The 2021 Winter issue of Aperture magazine is guest edited by UT Austin alumna Pilar Tompkins Rivas (BFA, 1997) who serves as the chief curator at the Lucas Museum of Narrative Art in Los Angeles. The issue, titled “Latinx,” celebrates the dynamic visions of Latinx photography across the United States, spanning a century of image making, connecting historical and contemporary photography, and covering the themes of political resistance, family and community, fashion and culture, and the complexity of identity in American life.
In “Latinx,” Carribean Fragoza traces Laura Aguilar’s influence on queer artmaking. Joiri Minaya remixes postcards from the Dominican Republic to unveil the fantasy of tourism. Christina Catherine Martinez profiles Reynaldo Rivera, who chronicled 1990s-era Los Angeles nightlife. Yxta Maya Murry considers three Latina curators and writers influencing how photography canons are made today.
"There is no single story to tell about Latinx people. While rooted in the commonalities of heritage, transnational histories, and lived experiences, Latinx communities are heterogeneous, with shared yet pluralistic identities," Tompkins Rivas notes in her guest editor essay, "What Can Photographs Tell Us about Latinx Identity in the US?"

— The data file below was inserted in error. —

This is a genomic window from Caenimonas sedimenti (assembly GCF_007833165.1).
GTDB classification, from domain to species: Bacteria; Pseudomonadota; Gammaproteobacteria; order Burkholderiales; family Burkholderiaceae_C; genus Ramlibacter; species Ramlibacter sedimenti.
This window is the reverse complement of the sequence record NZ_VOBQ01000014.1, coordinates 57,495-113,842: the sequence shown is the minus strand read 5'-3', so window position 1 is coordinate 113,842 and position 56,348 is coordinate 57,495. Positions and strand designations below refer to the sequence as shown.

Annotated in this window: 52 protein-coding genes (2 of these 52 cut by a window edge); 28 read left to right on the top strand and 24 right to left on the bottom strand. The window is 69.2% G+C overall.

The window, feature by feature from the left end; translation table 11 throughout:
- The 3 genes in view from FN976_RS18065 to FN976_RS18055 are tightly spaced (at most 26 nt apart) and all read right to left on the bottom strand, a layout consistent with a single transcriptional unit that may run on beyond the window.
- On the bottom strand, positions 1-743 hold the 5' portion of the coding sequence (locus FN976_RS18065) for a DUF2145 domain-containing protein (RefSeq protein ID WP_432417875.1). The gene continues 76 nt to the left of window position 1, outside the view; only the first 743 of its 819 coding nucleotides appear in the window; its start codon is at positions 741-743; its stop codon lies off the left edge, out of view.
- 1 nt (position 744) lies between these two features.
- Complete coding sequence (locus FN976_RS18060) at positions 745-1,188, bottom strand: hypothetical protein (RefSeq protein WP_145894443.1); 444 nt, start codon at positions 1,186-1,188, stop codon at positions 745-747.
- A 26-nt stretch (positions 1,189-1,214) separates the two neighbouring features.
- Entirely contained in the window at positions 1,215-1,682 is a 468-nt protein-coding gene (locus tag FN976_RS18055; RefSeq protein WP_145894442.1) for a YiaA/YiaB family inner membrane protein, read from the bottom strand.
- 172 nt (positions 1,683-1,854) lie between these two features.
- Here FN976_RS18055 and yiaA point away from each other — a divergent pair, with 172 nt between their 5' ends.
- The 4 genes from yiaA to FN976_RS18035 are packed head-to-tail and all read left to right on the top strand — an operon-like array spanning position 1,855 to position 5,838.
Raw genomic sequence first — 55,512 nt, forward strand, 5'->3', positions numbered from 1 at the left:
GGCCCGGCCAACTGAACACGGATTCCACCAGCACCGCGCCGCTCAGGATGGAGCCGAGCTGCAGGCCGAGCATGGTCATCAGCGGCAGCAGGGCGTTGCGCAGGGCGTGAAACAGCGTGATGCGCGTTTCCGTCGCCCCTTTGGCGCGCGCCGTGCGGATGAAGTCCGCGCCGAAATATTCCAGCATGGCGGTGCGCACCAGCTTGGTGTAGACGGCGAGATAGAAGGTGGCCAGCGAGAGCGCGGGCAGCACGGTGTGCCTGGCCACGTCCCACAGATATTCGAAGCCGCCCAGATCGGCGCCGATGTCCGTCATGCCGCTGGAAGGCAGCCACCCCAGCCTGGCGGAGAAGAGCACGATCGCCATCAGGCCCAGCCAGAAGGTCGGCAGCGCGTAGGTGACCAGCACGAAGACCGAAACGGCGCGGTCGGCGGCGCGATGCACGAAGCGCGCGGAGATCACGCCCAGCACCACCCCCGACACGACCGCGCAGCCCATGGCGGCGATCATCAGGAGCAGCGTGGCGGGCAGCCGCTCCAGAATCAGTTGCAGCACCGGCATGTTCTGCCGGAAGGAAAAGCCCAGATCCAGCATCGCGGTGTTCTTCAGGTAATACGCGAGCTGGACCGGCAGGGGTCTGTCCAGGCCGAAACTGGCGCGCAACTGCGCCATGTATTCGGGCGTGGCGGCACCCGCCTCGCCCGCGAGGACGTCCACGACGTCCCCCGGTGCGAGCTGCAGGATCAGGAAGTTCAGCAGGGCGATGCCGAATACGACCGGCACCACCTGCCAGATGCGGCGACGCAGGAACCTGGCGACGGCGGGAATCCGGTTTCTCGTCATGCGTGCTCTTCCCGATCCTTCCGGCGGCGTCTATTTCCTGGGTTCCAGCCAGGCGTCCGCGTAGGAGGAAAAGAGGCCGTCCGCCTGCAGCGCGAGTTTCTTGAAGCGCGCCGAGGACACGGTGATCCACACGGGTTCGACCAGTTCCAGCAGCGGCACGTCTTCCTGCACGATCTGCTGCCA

This complexity can make it hard to picture Latinx culture. Despite the richness and nuance of Latinx visual production, images of Latinxs in mainstream US culture and media are few and far between. Latinxs, while being a part of the fabric of the United States since its inception, and ubiquitous in urban centers and rural areas alike, are often rendered largely invisible through ongoing systems of erasure, exclusion, and disenfranchisement.
....My hope is that this issue of Aperture provides an opportunity for discovery. Photography from the nineteenth century to 2021 presents a push-pull of image making across a spectrum of history and futurity. The photographers in this issue bring visibility to Latinx experiences—from politics and bifurcated nationalisms to families and communities, from youth and counterculture to spaces of intersectional identity and expression. Collectively, their images cast a greater net for the multiple ways of seeing Latinx people, creating a visual archive whose edges are yet to be defined. As the canons of art and history must be pushed to meet the world we live in, so too must the systems that support its visual documentation—from academia, to museums, to the market, and beyond.